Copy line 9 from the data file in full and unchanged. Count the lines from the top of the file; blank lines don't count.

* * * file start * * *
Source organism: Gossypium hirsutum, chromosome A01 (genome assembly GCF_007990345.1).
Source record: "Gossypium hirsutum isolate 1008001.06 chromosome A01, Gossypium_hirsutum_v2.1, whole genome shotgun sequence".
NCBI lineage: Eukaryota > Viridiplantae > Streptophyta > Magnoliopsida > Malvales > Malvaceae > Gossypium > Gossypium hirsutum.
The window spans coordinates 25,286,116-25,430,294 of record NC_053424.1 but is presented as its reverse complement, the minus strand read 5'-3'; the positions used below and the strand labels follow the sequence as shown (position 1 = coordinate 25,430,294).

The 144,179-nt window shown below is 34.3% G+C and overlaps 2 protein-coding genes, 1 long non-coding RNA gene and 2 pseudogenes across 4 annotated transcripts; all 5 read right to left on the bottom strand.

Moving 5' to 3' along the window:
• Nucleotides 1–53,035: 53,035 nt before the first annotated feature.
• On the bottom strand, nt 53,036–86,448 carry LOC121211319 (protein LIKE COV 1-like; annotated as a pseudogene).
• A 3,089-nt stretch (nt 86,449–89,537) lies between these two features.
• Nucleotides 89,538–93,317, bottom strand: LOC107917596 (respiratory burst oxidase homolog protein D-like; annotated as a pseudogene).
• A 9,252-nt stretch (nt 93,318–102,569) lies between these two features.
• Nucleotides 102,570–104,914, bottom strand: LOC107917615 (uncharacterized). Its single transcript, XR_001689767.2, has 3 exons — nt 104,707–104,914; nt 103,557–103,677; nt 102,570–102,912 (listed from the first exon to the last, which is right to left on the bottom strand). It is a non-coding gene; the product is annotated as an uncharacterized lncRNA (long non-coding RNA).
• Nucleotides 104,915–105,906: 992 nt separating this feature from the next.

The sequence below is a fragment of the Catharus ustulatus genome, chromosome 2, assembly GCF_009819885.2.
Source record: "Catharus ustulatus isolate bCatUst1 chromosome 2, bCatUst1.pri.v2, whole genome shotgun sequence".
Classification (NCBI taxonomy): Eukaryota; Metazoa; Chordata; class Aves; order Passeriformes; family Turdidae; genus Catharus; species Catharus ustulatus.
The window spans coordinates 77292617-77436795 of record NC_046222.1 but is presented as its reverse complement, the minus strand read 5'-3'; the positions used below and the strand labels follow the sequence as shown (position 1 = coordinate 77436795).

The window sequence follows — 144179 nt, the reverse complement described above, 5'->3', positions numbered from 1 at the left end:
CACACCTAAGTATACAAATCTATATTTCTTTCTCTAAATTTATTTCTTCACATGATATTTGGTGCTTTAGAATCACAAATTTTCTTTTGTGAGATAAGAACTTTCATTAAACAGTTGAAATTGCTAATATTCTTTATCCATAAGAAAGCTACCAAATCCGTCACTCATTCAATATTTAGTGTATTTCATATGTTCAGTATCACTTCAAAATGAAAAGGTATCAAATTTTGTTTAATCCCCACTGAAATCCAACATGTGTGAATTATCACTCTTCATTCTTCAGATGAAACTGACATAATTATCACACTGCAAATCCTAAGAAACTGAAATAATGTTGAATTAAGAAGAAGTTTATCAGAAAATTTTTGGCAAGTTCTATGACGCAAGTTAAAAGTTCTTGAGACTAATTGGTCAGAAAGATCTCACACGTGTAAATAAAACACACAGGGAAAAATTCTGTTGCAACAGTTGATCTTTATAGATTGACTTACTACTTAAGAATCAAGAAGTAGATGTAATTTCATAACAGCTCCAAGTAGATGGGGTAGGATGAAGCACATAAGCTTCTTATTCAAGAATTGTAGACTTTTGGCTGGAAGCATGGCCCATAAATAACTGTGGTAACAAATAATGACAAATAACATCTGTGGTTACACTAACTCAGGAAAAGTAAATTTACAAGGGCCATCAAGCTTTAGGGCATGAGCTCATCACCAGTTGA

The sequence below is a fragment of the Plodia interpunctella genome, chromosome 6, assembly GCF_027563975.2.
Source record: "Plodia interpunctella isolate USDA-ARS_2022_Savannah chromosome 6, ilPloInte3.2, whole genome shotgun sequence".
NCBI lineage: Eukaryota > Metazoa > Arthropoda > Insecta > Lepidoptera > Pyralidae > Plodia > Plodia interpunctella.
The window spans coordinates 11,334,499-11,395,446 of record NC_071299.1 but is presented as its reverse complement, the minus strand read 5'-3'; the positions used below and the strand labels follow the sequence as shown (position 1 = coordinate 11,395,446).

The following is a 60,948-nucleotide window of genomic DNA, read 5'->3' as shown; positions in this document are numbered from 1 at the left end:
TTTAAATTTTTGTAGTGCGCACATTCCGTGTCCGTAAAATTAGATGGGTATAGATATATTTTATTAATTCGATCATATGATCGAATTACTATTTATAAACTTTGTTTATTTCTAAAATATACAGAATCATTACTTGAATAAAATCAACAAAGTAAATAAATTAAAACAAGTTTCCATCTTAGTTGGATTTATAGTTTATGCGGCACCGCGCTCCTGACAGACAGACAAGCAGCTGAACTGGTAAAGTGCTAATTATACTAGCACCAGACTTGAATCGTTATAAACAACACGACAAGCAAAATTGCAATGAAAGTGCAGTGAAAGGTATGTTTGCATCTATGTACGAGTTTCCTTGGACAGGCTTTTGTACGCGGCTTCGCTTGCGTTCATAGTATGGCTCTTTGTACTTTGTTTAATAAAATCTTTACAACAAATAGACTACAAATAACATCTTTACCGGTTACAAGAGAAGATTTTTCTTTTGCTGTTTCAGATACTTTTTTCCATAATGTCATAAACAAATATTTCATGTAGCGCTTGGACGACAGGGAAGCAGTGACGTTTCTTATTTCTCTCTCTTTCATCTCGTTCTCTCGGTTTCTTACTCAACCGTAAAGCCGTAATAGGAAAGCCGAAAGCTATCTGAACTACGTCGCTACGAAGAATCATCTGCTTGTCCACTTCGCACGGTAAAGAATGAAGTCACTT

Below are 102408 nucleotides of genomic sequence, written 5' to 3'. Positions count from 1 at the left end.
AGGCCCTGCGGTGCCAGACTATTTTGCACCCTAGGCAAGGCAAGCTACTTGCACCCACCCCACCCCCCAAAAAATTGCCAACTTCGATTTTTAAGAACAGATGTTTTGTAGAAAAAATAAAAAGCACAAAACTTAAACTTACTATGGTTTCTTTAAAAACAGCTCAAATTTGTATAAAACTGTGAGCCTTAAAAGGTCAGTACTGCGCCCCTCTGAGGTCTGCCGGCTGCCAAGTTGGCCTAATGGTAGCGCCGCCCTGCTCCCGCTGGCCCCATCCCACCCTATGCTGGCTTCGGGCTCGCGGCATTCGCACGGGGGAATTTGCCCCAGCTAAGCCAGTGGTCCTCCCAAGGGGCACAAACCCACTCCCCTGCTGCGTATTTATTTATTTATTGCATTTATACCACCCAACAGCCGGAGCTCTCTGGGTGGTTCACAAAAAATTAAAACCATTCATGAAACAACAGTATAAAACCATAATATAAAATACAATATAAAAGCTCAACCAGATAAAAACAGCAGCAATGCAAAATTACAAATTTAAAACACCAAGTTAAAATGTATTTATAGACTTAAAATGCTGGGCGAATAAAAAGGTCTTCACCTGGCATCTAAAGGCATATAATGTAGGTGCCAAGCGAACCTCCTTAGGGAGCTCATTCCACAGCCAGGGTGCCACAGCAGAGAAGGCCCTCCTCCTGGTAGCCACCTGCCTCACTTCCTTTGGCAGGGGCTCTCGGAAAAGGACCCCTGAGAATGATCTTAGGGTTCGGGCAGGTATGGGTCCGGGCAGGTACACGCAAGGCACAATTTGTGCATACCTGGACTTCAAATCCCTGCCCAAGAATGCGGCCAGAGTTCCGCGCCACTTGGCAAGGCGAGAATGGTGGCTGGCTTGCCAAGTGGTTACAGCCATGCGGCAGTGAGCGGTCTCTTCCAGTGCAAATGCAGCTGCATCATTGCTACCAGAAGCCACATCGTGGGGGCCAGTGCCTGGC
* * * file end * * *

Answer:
• A 3,089-nt stretch (nt 86,449–89,537) lies between these two features.